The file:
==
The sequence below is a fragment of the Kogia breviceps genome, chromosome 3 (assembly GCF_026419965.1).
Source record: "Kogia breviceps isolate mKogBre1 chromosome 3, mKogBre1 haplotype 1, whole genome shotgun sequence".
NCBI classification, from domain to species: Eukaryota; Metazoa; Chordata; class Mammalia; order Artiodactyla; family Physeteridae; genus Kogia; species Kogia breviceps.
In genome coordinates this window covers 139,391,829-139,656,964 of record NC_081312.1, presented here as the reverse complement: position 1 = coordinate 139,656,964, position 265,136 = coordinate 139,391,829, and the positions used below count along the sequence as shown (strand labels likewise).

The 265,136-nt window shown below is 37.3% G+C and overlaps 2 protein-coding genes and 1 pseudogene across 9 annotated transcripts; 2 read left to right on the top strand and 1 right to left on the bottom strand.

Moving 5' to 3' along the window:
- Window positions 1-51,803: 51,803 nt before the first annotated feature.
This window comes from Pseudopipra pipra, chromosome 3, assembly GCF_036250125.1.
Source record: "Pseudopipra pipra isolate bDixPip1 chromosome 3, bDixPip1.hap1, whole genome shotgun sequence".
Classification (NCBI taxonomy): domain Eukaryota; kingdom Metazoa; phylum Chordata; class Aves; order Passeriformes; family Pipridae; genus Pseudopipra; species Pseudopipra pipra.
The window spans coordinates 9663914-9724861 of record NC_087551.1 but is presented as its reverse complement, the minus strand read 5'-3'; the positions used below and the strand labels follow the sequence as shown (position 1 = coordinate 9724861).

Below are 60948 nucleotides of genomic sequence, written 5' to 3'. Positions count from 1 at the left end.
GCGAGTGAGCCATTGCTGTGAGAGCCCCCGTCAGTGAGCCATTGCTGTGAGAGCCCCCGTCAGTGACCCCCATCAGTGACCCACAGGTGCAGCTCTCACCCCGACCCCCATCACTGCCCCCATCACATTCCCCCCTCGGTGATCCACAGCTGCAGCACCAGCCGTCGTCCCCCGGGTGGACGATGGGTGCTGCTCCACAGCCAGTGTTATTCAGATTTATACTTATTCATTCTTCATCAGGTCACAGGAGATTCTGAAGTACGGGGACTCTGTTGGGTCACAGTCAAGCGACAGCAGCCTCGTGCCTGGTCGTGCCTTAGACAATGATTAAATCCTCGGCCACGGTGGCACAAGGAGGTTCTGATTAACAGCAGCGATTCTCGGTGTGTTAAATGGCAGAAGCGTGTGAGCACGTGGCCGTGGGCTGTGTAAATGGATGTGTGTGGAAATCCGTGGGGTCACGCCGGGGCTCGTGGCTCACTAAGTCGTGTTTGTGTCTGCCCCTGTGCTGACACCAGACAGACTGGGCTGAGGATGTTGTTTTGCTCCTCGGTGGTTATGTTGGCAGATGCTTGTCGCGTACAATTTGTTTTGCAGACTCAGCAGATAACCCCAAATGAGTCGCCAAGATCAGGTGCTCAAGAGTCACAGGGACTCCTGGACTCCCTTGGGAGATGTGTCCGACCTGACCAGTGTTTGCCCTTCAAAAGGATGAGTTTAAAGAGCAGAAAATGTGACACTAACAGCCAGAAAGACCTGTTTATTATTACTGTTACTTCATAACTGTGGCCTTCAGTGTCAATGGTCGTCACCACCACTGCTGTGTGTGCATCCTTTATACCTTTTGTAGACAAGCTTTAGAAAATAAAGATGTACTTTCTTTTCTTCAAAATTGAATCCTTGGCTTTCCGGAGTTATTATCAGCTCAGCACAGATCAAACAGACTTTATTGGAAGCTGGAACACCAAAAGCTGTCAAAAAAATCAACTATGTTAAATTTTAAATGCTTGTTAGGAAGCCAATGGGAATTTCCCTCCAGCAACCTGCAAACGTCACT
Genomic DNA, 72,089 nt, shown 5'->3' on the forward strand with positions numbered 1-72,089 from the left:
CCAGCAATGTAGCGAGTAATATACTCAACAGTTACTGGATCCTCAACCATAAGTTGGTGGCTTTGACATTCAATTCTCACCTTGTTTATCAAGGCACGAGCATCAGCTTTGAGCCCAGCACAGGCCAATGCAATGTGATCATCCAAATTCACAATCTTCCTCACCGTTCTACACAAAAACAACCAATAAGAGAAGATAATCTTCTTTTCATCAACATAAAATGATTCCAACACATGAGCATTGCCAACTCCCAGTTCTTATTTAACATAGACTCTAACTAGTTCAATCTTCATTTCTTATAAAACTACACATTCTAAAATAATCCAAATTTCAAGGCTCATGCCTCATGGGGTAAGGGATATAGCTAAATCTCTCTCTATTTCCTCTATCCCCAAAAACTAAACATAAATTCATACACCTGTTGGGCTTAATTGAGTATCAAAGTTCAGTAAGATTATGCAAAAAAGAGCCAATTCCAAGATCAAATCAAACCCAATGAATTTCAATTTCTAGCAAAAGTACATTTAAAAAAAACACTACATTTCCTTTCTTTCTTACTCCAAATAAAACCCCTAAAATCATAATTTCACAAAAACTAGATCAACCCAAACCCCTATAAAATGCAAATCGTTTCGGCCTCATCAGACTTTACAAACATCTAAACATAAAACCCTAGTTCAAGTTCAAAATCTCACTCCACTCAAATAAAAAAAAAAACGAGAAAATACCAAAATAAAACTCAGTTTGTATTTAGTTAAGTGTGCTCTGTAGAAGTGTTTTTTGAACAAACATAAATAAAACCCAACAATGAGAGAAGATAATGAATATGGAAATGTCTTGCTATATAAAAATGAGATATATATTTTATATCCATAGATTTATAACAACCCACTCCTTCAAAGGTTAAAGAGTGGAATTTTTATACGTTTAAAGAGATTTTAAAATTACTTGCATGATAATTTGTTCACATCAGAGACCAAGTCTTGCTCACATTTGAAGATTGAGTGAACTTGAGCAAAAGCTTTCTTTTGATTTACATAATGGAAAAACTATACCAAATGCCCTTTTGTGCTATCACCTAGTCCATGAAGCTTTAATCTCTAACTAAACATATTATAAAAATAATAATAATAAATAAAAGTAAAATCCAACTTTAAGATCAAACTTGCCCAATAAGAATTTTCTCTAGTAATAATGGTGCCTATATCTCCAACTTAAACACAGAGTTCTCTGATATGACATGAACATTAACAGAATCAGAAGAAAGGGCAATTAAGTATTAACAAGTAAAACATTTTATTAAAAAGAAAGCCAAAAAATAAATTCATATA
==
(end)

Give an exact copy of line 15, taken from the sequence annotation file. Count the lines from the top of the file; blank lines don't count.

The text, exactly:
CCAGCAATGTAGCGAGTAATATACTCAACAGTTACTGGATCCTCAACCATAAGTTGGTGGCTTTGACATTCAATTCTCACCTTGTTTATCAAGGCACGAGCATCAGCTTTGAGCCCAGCACAGGCCAATGCAATGTGATCATCCAAATTCACAATCTTCCTCACCGTTCTACACAAAAACAACCAATAAGAGAAGATAATCTTCTTTTCATCAACATAAAATGATTCCAACACATGAGCATTGCCAACTCCCAGTTCTTATTTAACATAGACTCTAACTAGTTCAATCTTCATTTCTTATAAAACTACACATTCTAAAATAATCCAAATTTCAAGGCTCATGCCTCATGGGGTAAGGGATATAGCTAAATCTCTCTCTATTTCCTCTATCCCCAAAAACTAAACATAAATTCATACACCTGTTGGGCTTAATTGAGTATCAAAGTTCAGTAAGATTATGCAAAAAAGAGCCAATTCCAAGATCAAATCAAACCCAATGAATTTCAATTTCTAGCAAAAGTACATTTAAAAAAAACACTACATTTCCTTTCTTTCTTACTCCAAATAAAACCCCTAAAATCATAATTTCACAAAAACTAGATCAACCCAAACCCCTATAAAATGCAAATCGTTTCGGCCTCATCAGACTTTACAAACATCTAAACATAAAACCCTAGTTCAAGTTCAAAATCTCACTCCACTCAAATAAAAAAAAAAACGAGAAAATACCAAAATAAAACTCAGTTTGTATTTAGTTAAGTGTGCTCTGTAGAAGTGTTTTTTGAACAAACATAAATAAAACCCAACAATGAGAGAAGATAATGAATATGGAAATGTCTTGCTATATAAAAATGAGATATATATTTTATATCCATAGATTTATAACAACCCACTCCTTCAAAGGTTAAAGAGTGGAATTTTTATACGTTTAAAGAGATTTTAAAATTACTTGCATGATAATTTGTTCACATCAGAGACCAAGTCTTGCTCACATTTGAAGATTGAGTGAACTTGAGCAAAAGCTTTCTTTTGATTTACATAATGGAAAAACTATACCAAATGCCCTTTTGTGCTATCACCTAGTCCATGAAGCTTTAATCTCTAACTAAACATATTATAAAAATAATAATAATAAATAAAAGTAAAATCCAACTTTAAGATCAAACTTGCCCAATAAGAATTTTCTCTAGTAATAATGGTGCCTATATCTCCAACTTAAACACAGAGTTCTCTGATATGACATGAACATTAACAGAATCAGAAGAAAGGGCAATTAAGTATTAACAAGTAAAACATTTTATTAAAAAGAAAGCCAAAAAATAAATTCATATA